After the presentation, one young lady invited us to a photo exhibit her class had prepared in their homeroom. It was all about the Epiros region. This led to a mad dash out of the hall, when all the students rushed to their other rooms to hang additional pictures from other projects that they could then show us and that would help us learn more about Greece. Each of us poured over the displays in each room, confident that we wouldn't be let out of the building until we had duly admired each and every one, and stopping to sign our names in slam books for the older kids. Finally, some of the photographs the kids had collected were presented to us as gifts, and we left, grateful for the opportunity to meet these darling children. click to view a photograph

While Corinne and Padraic returned to Town Hall (our Place of the Day), George and Anthony sped off to the local Middle and High Schools (along the way meeting Ethan walking up the slope to meet them at the Town Hall). Together they made an announcement to a small gathering of students on a break between classes. click to view a photograph click to view a photograph There was no time or ability to make a full presentation in the schools, but the Mayor had put the town's auditorium at our disposal and we needed to alert everyone to the 7 p.m. spectacle we hoped to make of ourselves.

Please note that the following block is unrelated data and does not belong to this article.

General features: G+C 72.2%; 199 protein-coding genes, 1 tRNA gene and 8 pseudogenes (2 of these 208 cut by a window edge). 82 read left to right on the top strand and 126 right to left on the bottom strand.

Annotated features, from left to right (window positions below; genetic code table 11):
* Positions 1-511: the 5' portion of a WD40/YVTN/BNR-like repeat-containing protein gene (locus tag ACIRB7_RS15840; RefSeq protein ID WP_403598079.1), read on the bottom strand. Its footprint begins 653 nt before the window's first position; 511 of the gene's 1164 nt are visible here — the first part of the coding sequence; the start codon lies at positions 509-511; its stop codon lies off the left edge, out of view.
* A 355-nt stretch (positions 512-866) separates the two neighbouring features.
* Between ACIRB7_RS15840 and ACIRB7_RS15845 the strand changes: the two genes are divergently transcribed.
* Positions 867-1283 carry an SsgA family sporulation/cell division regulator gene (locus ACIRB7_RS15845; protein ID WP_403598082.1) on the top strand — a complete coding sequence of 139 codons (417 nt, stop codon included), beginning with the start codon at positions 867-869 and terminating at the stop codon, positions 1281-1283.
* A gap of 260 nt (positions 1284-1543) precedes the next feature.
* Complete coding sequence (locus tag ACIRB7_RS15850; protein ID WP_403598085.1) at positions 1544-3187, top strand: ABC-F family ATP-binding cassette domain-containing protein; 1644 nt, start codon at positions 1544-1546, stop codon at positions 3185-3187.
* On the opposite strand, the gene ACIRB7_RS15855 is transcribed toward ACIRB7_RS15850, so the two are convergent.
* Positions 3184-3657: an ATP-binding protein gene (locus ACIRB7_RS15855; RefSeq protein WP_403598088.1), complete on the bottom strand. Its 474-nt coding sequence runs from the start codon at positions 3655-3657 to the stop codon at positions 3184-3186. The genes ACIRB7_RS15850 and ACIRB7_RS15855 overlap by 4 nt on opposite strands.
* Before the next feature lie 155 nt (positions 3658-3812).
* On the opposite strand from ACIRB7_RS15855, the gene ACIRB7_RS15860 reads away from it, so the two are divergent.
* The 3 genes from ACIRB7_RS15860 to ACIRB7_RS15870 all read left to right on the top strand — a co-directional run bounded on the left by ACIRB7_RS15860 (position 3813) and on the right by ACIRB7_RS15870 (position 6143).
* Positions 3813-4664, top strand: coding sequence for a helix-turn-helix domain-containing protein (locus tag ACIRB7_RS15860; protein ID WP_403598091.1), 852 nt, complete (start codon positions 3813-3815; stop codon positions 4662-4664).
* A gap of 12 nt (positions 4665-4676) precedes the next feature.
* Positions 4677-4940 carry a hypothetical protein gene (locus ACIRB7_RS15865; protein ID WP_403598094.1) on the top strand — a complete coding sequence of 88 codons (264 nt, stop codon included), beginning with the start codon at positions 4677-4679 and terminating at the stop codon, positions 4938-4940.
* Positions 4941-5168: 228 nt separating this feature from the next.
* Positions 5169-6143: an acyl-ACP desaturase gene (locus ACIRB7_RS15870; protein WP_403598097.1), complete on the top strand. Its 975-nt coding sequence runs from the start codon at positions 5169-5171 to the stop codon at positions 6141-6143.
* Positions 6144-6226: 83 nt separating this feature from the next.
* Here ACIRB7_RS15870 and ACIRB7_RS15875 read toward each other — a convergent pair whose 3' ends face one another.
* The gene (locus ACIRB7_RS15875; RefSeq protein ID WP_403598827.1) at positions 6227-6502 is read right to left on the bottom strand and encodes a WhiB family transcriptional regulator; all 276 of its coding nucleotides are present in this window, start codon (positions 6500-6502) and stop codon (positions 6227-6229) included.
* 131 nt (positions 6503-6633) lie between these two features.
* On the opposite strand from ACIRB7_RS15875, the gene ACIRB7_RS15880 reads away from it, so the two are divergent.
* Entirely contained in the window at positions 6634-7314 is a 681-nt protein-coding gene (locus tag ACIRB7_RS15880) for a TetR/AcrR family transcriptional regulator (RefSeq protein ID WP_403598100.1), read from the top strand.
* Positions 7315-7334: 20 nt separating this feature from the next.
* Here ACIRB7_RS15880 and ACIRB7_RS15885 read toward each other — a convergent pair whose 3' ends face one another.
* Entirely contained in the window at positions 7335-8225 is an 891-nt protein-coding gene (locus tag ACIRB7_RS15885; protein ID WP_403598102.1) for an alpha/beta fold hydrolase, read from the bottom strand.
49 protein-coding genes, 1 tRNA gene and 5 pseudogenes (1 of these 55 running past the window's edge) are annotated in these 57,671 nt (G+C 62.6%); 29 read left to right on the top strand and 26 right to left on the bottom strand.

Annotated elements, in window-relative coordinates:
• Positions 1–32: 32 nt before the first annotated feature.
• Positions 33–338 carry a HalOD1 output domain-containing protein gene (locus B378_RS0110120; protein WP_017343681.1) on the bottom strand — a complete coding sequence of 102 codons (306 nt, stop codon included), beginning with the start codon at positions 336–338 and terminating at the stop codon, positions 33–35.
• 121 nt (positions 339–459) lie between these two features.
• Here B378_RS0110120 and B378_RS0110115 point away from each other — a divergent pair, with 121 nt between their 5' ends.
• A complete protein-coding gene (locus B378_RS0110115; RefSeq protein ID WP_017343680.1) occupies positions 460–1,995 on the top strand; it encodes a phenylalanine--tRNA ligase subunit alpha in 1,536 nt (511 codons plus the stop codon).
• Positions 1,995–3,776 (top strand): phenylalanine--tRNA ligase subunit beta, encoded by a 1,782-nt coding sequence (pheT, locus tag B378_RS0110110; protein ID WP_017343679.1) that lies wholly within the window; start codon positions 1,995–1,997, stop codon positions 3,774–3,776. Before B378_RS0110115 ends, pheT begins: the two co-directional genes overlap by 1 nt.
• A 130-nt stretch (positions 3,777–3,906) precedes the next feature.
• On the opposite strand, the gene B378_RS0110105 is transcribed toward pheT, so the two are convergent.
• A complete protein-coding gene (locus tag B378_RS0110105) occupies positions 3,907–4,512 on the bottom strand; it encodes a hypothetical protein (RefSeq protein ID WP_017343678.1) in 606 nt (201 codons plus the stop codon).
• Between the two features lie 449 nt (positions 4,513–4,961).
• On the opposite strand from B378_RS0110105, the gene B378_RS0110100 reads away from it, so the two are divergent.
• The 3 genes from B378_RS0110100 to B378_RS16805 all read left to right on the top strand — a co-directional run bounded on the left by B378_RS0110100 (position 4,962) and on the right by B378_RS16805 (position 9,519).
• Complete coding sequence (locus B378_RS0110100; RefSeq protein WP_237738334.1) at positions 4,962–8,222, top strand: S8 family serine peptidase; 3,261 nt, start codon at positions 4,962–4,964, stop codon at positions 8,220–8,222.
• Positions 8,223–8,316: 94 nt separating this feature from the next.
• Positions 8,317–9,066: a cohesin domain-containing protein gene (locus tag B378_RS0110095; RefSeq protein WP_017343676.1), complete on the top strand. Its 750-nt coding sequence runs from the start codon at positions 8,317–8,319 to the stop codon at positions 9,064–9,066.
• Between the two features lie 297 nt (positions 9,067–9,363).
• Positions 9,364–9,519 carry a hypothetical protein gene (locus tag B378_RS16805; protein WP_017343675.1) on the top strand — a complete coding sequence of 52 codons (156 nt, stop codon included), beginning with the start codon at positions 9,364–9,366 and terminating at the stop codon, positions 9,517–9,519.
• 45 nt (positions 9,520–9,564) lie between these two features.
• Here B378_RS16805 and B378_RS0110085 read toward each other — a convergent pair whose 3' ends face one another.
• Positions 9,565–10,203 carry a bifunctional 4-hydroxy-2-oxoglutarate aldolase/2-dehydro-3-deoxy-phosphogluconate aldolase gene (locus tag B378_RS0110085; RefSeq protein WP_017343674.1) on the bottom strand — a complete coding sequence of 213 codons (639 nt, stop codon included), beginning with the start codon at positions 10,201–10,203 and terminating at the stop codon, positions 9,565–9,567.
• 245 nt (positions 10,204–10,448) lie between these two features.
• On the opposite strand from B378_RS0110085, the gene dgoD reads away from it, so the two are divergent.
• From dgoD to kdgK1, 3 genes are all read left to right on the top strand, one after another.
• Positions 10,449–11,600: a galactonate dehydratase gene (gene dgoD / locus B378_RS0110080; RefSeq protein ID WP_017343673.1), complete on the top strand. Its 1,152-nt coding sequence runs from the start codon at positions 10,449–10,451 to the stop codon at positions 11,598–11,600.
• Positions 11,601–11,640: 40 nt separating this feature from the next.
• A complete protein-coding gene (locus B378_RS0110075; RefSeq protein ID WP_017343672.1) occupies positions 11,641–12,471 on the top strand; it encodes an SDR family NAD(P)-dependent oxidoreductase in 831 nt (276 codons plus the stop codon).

Free until then, Corinne returned to the guest house, while Ethan sent and received email through Town Hall, and then the four boys (the BikeAbouters plus George) went off to a yummy local taverna for lunch. Appetites sated, we all returned to the guesthouse and worked.

At 7 p.m., we gathered in the auditorium in the Town Hall building. A large, impressive and comfortable room with all sorts of audio-visual equipment (needed for showing movies and having big meetings), the auditorium is one of the nicest facilities we have been in for a presentation. We spread ourselves across the large stage and around the room and waited for an appropriate number of kids to take seats.